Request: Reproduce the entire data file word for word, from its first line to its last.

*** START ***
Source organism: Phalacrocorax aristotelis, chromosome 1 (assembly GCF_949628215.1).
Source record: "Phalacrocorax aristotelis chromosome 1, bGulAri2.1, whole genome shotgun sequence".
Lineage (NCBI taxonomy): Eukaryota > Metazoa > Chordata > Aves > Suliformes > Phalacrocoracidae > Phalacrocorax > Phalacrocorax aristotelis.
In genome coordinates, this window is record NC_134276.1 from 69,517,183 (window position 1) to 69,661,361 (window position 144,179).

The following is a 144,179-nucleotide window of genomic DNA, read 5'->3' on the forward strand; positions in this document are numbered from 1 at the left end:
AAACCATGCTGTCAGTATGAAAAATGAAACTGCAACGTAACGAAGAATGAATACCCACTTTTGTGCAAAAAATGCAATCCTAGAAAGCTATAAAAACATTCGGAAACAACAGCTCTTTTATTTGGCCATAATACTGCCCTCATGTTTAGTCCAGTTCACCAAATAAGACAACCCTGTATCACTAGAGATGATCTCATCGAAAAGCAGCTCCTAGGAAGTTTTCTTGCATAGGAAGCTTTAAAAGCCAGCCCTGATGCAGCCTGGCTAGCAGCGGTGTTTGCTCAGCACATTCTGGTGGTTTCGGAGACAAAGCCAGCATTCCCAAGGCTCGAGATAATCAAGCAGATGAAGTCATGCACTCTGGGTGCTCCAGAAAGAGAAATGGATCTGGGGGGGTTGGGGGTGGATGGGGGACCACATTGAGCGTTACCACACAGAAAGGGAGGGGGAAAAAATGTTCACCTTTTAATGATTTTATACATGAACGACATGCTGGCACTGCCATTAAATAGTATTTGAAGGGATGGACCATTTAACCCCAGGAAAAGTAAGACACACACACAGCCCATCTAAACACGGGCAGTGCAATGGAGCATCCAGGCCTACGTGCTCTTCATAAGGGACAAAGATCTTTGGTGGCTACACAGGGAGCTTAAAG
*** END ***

Source organism: Phalacrocorax aristotelis, chromosome 1 (assembly GCF_949628215.1).
Source record: "Phalacrocorax aristotelis chromosome 1, bGulAri2.1, whole genome shotgun sequence".
Lineage (NCBI taxonomy): Eukaryota > Metazoa > Chordata > Aves > Suliformes > Phalacrocoracidae > Phalacrocorax > Phalacrocorax aristotelis.
In genome coordinates, this window is record NC_134276.1 from 69,517,183 (window position 1) to 69,661,361 (window position 144,179).

The following is a 144,179-nucleotide window of genomic DNA, read 5'->3' on the forward strand; positions in this document are numbered from 1 at the left end:
AAACCATGCTGTCAGTATGAAAAATGAAACTGCAACGTAACGAAGAATGAATACCCACTTTTGTGCAAAAAATGCAATCCTAGAAAGCTATAAAAACATTCGGAAACAACAGCTCTTTTATTTGGCCATAATACTGCCCTCATGTTTAGTCCAGTTCACCAAATAAGACAACCCTGTATCACTAGAGATGATCTCATCGAAAAGCAGCTCCTAGGAAGTTTTCTTGCATAGGAAGCTTTAAAAGCCAGCCCTGATGCAGCCTGGCTAGCAGCGGTGTTTGCTCAGCACATTCTGGTGGTTTCGGAGACAAAGCCAGCATTCCCAAGGCTCGAGATAATCAAGCAGATGAAGTCATGCACTCTGGGTGCTCCAGAAAGAGAAATGGATCTGGGGGGGTTGGGGGTGGATGGGGGACCACATTGAGCGTTACCACACAGAAAGGGAGGGGGAAAAAATGTTCACCTTTTAATGATTTTATACATGAACGACATGCTGGCACTGCCATTAAATAGTATTTGAAGGGATGGACCATTTAACCCCAGGAAAAGTAAGACACACACACAGCCCATCTAAACACGGGCAGTGCAATGGAGCATCCAGGCCTACGTGCTCTTCATAAGGGACAAAGATCTTTGGTGGCTACACAGGGAGCTTAAAG